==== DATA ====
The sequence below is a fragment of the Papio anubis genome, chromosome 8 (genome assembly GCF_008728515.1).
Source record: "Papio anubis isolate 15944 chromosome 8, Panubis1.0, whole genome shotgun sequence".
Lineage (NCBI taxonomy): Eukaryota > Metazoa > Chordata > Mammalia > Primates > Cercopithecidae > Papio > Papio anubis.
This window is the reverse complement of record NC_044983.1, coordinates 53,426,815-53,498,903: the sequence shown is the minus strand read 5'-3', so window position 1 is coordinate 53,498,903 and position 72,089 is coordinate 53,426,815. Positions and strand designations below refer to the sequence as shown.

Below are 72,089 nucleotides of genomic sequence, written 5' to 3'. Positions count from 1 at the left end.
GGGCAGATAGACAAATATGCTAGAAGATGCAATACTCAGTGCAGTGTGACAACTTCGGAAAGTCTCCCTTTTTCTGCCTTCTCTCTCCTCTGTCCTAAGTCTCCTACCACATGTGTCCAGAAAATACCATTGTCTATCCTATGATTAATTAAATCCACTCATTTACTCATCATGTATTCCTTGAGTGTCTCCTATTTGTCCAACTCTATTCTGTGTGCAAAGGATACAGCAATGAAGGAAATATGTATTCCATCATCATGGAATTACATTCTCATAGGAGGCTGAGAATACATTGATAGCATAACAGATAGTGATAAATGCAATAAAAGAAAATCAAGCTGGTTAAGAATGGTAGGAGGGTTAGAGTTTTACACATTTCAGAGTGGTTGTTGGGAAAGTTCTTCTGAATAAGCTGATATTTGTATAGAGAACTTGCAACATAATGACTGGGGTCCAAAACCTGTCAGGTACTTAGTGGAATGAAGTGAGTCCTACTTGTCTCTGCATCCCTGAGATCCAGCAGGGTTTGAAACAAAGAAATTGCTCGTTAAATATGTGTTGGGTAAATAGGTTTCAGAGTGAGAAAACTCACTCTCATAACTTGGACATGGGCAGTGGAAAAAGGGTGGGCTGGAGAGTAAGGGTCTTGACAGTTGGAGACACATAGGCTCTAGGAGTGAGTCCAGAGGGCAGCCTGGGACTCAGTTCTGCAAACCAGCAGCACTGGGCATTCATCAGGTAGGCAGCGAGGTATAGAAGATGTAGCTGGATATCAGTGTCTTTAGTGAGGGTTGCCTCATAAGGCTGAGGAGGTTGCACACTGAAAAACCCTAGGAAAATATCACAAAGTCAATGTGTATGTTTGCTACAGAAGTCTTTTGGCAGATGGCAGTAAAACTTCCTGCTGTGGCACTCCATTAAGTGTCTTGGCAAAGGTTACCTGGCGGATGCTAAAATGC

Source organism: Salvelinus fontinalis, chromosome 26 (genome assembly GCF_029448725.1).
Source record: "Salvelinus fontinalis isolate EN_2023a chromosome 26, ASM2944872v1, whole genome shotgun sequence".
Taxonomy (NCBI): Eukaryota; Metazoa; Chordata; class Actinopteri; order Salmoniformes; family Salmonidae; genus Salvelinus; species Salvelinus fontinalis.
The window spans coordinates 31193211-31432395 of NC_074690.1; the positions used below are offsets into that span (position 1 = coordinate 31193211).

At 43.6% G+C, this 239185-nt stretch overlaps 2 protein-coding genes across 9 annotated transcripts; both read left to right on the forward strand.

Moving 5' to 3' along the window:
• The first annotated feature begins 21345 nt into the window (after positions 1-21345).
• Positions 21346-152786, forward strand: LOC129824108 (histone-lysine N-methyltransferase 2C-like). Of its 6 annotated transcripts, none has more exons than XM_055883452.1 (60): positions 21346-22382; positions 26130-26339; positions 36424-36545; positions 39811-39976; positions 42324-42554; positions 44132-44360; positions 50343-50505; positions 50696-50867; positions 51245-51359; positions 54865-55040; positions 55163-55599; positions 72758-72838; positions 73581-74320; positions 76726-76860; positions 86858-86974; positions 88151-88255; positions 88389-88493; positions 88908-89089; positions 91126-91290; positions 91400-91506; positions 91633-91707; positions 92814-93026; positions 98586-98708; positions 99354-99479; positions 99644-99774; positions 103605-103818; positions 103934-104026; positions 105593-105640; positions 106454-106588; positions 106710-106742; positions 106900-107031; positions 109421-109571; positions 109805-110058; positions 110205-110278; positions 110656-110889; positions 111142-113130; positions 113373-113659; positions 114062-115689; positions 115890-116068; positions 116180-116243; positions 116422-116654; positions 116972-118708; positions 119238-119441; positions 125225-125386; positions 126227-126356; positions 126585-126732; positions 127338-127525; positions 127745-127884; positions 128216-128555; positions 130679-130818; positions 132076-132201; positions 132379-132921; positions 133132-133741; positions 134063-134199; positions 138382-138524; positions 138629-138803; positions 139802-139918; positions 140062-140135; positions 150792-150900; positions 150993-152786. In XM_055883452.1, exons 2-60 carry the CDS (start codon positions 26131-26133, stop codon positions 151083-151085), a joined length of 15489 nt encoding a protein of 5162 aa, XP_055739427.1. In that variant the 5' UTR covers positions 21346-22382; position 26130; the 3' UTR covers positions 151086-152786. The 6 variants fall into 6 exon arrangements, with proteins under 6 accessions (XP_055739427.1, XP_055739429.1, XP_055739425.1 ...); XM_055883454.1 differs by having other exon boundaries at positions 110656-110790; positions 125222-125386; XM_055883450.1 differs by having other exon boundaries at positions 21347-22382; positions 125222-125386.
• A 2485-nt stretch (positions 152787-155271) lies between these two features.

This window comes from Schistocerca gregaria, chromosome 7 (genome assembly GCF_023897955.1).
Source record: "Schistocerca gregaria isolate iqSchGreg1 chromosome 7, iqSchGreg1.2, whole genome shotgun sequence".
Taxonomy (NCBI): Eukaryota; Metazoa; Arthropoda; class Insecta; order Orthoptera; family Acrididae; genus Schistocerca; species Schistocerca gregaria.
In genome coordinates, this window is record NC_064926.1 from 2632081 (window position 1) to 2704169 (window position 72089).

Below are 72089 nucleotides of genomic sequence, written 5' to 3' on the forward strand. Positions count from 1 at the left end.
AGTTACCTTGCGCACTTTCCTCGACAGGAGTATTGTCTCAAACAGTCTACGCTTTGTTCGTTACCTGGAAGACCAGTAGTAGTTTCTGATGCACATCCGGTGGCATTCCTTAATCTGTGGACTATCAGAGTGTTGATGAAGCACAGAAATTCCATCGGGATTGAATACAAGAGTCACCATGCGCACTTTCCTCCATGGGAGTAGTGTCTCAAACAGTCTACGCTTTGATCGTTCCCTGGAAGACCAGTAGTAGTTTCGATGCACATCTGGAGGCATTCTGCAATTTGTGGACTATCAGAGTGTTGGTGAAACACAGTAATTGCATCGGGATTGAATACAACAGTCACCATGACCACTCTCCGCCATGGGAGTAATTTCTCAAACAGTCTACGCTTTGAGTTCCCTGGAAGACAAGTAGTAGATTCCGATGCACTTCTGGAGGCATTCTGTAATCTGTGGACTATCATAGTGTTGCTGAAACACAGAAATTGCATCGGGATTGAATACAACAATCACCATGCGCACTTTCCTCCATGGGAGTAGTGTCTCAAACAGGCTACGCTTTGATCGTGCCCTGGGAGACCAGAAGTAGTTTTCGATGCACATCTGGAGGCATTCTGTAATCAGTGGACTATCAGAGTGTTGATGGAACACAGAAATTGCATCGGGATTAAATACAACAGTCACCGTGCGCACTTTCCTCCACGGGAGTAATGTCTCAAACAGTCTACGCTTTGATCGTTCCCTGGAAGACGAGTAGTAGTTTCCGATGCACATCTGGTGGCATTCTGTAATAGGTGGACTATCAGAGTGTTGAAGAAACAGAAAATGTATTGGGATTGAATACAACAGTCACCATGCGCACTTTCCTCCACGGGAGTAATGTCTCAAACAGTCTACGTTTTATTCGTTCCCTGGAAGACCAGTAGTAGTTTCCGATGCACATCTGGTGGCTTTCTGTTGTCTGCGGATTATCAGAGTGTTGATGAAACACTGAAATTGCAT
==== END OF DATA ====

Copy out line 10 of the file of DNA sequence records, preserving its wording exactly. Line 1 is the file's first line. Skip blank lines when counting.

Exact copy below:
The window spans coordinates 31193211-31432395 of NC_074690.1; the positions used below are offsets into that span (position 1 = coordinate 31193211).